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If the Spring collection projected some kind of reawakening for Givenchy, then Pre-Fall made a strong statement that there is to be no messing around. With a tight edit of 26 women’s looks, Riccardo Tisci moved through suiting, layering, pleating, printing, embroidering, and all-around impressing—because none of this, of course, was as simple as it seemed.

The lineup began with essential black pieces that were neither exclusively day nor night thanks to high-contrast ivory detailing, sporty bands of neoprene, blouse collars punctuated with pearls, or a ribbon of silk tacked to a skirt like a misplaced ruff. Repurposed as a belt, those bands also served as a reversible leather leitmotif, weaving through strategically placed slits in mink or military melton wool. The collection then advanced to Tisci-approved polka dots—which is to say, tiny rubberized crosses on chiffon or silk cady. Later on, they recurred as Swarovski embroidery, precisely spaced across a floral-printed, full-length gathered dress. Funny how press notes described the motif as “poisonous romantic flowers” when it was really just baby’s breath. Then again, adorning a techno trench modeled by a redheaded Frankie Rayder, it passed as grown-up goth.
The fact that Tisci covered various generational and (presumably) budgetary bases made this collection an appealing outlier for him. Labor-intensive pleating, as one example, was applied to an entry-level jersey jacket dress, as well as a lacquered python skirt that required 60 hours of workmanship. Skirts, generally, were fuller and kissed the calves; longer redingotes felt fresher than the bombshell slinky dress or leather bomber. Even the 10 men’s looks featured leaner layering for broader reach. (It remains to be seen which Givenchy-faithful star couple will be the first to sport the matching carmine-collared camel coats.)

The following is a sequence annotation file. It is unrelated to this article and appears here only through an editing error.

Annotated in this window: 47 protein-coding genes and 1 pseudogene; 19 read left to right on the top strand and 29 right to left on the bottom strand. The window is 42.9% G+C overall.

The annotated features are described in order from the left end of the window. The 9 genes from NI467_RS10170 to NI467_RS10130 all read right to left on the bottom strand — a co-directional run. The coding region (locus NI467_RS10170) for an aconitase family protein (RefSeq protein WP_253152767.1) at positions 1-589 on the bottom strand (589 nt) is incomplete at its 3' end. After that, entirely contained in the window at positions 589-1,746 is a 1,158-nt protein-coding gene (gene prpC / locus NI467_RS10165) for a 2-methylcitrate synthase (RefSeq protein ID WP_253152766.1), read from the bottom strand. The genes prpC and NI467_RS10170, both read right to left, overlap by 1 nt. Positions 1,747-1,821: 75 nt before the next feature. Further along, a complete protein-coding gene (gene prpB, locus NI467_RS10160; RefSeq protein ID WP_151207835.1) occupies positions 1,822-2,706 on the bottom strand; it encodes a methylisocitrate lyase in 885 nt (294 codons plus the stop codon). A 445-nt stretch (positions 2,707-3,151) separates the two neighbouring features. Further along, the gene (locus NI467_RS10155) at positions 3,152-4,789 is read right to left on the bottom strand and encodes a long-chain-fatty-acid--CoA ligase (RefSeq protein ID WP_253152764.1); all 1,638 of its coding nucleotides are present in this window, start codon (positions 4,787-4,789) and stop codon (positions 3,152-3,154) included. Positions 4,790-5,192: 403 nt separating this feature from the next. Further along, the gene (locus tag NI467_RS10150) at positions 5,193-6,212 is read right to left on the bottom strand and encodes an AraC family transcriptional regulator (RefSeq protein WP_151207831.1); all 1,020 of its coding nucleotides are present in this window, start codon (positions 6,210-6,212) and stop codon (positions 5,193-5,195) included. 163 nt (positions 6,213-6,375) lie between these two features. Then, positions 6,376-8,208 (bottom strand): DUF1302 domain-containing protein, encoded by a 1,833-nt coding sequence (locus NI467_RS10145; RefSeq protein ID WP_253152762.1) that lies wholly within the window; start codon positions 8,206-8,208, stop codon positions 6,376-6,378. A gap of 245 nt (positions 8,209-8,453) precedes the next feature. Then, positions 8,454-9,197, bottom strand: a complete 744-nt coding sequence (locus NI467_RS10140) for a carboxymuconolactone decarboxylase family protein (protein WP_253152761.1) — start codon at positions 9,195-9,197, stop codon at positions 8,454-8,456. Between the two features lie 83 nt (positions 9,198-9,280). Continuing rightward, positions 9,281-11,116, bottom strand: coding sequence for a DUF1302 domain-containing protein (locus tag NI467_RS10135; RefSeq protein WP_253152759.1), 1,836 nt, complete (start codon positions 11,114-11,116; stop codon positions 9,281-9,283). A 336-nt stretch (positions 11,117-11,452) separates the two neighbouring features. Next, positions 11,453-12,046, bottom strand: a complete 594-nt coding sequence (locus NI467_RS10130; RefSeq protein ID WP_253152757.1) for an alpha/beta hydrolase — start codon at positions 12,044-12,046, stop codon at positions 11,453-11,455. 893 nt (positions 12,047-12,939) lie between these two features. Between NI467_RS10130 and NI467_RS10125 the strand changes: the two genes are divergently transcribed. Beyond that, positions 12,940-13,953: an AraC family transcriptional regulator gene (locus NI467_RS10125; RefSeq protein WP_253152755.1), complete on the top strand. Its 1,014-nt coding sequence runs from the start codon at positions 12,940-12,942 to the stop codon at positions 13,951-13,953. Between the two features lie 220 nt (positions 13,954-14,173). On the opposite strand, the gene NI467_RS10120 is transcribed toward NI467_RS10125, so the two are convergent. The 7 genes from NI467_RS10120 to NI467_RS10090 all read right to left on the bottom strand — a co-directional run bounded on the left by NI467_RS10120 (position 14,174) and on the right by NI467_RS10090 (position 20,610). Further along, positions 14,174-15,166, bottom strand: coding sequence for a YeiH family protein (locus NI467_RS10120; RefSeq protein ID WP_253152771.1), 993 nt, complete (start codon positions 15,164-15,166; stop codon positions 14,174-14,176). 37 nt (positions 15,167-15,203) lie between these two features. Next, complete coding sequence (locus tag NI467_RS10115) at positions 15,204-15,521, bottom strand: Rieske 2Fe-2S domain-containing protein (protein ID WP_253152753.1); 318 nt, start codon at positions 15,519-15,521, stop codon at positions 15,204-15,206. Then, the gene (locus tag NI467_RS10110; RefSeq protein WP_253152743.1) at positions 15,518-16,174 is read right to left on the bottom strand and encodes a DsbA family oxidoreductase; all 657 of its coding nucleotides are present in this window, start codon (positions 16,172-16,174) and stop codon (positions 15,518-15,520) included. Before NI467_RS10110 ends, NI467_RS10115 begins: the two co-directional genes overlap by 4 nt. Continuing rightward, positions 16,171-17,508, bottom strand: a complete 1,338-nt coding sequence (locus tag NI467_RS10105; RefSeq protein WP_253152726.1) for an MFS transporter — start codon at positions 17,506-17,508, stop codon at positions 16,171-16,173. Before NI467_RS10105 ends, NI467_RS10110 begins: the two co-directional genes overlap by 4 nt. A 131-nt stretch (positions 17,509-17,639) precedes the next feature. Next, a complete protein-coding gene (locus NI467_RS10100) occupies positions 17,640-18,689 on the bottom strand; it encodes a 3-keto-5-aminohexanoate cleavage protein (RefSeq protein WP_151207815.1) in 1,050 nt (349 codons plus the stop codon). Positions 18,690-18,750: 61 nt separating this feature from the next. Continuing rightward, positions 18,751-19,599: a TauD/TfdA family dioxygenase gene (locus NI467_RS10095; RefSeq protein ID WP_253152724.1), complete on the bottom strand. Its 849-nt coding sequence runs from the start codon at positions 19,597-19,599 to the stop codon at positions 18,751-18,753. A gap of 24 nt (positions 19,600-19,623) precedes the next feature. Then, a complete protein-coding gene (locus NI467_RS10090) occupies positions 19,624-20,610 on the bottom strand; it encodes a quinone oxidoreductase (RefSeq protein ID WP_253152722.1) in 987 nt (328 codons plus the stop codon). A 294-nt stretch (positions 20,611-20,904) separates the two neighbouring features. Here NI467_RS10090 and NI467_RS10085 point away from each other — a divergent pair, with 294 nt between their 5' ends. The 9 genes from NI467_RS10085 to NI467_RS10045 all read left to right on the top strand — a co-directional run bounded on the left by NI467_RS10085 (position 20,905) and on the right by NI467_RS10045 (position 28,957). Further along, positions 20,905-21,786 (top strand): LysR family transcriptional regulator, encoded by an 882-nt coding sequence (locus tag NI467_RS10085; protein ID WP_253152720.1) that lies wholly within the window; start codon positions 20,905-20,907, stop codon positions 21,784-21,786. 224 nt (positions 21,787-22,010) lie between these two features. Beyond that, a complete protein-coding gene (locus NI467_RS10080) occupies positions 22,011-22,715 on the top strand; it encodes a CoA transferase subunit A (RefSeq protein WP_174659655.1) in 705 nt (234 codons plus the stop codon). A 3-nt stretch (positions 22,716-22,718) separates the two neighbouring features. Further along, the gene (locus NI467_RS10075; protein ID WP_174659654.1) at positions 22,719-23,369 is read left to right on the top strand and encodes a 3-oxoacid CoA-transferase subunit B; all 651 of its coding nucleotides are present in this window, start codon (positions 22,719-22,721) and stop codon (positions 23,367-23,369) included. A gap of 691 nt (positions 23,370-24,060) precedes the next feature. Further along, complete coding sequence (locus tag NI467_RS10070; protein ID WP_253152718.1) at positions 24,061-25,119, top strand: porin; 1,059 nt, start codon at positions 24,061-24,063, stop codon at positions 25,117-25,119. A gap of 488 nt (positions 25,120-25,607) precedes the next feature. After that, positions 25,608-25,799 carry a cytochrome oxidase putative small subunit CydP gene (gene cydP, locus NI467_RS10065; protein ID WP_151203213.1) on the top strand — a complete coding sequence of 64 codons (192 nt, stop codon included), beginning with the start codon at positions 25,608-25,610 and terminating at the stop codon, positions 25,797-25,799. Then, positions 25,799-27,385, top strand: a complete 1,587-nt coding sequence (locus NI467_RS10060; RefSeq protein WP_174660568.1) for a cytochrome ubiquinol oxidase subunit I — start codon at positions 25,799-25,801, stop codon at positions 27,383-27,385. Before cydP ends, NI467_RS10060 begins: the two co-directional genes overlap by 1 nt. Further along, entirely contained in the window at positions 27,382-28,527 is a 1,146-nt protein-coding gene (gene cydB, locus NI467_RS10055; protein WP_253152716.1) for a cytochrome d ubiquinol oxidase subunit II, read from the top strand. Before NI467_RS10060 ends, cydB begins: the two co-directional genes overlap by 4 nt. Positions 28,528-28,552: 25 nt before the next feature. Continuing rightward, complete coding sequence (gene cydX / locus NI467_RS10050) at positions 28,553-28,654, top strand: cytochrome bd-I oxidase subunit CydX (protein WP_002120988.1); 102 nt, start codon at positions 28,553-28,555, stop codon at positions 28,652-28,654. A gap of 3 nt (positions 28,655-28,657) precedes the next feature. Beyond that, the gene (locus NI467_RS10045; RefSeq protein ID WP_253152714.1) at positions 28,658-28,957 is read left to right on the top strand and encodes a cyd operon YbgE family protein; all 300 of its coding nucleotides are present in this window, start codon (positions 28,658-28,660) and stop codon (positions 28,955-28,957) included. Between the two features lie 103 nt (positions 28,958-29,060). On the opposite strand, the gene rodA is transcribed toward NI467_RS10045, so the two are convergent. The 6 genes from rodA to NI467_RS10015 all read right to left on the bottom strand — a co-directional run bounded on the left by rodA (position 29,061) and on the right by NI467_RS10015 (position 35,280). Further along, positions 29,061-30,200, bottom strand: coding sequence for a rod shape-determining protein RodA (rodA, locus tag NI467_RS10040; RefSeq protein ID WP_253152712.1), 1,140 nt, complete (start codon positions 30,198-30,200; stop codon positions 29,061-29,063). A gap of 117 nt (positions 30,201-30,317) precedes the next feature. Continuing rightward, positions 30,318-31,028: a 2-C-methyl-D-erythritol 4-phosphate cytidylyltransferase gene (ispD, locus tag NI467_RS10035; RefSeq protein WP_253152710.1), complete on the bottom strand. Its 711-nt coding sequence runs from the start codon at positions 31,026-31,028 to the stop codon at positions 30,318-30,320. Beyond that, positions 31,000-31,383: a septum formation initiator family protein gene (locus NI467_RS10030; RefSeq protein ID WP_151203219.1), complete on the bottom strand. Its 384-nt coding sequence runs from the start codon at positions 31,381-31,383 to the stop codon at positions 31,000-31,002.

Spring’s Tyrolean-style racy laced bodices returned in a supporting role for Pre-Fall; one was paired with a covetable beaver-paneled varsity jacket with down-filled mohair sleeves. Another holdover from last season: footwear styles mounted onto a centrally placed stiletto so that sleek boots or classic T-bar spectator wedges appeared as if nailed to the ground like mannequin feet. Word is, the shoes are well balanced. The collection certainly was.

—Amy Verner,

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